Sage Uncomplicates USciences’ Constituent Relationship System

Three years ago, the University of the Sciences in Philadelphia was at a crossroads with its constituent relationship management system. The system it was using at the time, based on Unidata, was decades old, said Necie Steward, director of advancement services for USciences.

Sage Dashboard

(click image to enlarge)

The provider was planning to upgrade the system to a newer version, which would have required no small upheaval within the various departments that used it.

As it happened, most of the users hated the system and welcomed the opportunity for a complete change.

“Getting assistance and help was complicated — we had to call the vendor itself or hire consultants,” Steward explained to CRM Buyer. “Also, it wasn’t very user friendly — it was based on a mnemonic system, so the users had to know the various screen names to get the most use out of it.”

It wasn’t hard for Steward’s IT services staff to navigate, she said, but it was frustrating for university staff that occasionally used it to, say, view a profile of a prospective donor.

“Also, there weren’t links between spouses’ or children’s records. It just wasn’t easy or intuitive to use,” she said.

USciences picked Sage Millennium, a CRM application aimed at large nonprofit organizations, which is based on relationship trees and a comprehensive donor database.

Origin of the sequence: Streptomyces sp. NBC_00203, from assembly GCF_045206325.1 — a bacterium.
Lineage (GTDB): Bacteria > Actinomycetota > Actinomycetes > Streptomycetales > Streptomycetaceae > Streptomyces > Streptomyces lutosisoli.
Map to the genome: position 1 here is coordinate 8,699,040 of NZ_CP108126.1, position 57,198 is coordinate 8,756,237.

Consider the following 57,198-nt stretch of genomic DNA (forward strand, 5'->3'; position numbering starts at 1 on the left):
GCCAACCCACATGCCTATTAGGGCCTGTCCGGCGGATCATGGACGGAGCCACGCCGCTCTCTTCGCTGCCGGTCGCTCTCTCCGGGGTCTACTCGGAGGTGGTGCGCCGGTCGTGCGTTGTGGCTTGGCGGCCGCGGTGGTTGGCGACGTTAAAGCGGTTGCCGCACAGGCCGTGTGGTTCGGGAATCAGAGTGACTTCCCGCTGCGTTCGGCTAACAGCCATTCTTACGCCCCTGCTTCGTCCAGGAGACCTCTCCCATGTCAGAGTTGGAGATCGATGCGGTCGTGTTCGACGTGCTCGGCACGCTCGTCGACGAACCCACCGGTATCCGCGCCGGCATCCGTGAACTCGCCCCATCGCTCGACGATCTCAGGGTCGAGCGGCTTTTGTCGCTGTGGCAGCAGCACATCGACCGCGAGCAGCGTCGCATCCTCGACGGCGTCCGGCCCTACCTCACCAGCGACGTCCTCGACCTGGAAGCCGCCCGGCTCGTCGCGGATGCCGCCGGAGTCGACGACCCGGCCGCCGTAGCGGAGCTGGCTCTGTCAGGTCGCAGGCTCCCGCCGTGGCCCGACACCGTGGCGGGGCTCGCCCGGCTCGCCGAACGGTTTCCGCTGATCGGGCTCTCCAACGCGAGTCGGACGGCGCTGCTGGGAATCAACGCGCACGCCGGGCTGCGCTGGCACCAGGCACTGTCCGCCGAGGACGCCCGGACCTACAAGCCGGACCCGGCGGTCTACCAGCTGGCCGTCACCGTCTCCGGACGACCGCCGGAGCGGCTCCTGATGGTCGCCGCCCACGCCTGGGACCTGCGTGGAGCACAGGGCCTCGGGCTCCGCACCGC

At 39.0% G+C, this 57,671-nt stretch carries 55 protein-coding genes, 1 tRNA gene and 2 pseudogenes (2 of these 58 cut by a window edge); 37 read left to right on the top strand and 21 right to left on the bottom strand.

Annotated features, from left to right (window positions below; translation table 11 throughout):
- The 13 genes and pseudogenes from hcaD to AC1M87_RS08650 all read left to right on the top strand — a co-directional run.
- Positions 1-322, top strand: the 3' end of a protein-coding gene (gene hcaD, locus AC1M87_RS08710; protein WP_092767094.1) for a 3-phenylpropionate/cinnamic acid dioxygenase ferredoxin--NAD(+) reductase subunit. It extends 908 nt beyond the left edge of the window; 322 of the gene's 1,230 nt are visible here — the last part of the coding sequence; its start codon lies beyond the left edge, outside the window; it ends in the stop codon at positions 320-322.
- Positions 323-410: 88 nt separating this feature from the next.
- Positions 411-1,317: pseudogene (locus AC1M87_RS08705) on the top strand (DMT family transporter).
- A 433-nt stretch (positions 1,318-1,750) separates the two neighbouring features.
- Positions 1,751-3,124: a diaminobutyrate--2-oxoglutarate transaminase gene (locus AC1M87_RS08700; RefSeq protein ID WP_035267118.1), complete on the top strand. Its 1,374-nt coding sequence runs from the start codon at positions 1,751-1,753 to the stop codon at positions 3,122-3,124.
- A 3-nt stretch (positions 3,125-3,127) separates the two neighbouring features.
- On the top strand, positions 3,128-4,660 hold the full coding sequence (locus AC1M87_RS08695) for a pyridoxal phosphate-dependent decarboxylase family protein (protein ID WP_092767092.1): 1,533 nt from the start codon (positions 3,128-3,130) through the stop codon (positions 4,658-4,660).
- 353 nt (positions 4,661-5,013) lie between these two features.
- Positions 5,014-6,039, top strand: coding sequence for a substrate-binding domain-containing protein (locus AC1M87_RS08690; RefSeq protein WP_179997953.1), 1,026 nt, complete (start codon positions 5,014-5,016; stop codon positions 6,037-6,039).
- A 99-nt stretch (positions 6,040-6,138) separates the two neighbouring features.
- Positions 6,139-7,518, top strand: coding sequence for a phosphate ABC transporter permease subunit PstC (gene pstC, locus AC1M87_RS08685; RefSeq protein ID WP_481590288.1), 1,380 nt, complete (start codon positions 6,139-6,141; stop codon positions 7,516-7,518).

$450,000 Later

Other features include event management, campaign management, society membership management, online giving, planned giving reporting, and analysis and document management.

USciences spent a total about US$450,000 on the implementation, Steward said — an amount that included integration costs, the software license, and additional consulting work to prep the data from the old system.

“There were additional costs for us because we were using Unidata,” Steward said. “That meant we had to preconvert to SQL in order to convert to Millennium. We had to hire people to pull data out so they could SQL-ize it and send to Sage.”

It went live in August 2010. Users loved it, she reported. “It is intuitive, user-friendly. People do not have to turn to IT services at every point just to do a simple command.”

Next Step, Analytics

USciences just finished deploying the advanced reporting and analysis functionality, Visual Analyzer, which wasn’t available when it first implemented the system, Steward said.

It keeps a running tally, via high-level charts and other visual gauges, of where the university is year-to-date with its goals. Executives at the university appreciate that it updates every night, without requiring input from IT, noted Steward.

“Before we implemented Visual Analyzer, we were pulling all the data into an Excel file and creating that chart or graph,” she said.

Another nice feature is Visual Analyzer’s click-through functionality, remarked Steward. All it takes is a click on a link to access a spreadsheet revealing the data behind the chart.

Erika Morphy has been writing about technology, finance and business issues for more than 20 years. She lives in Silver Spring, Md.

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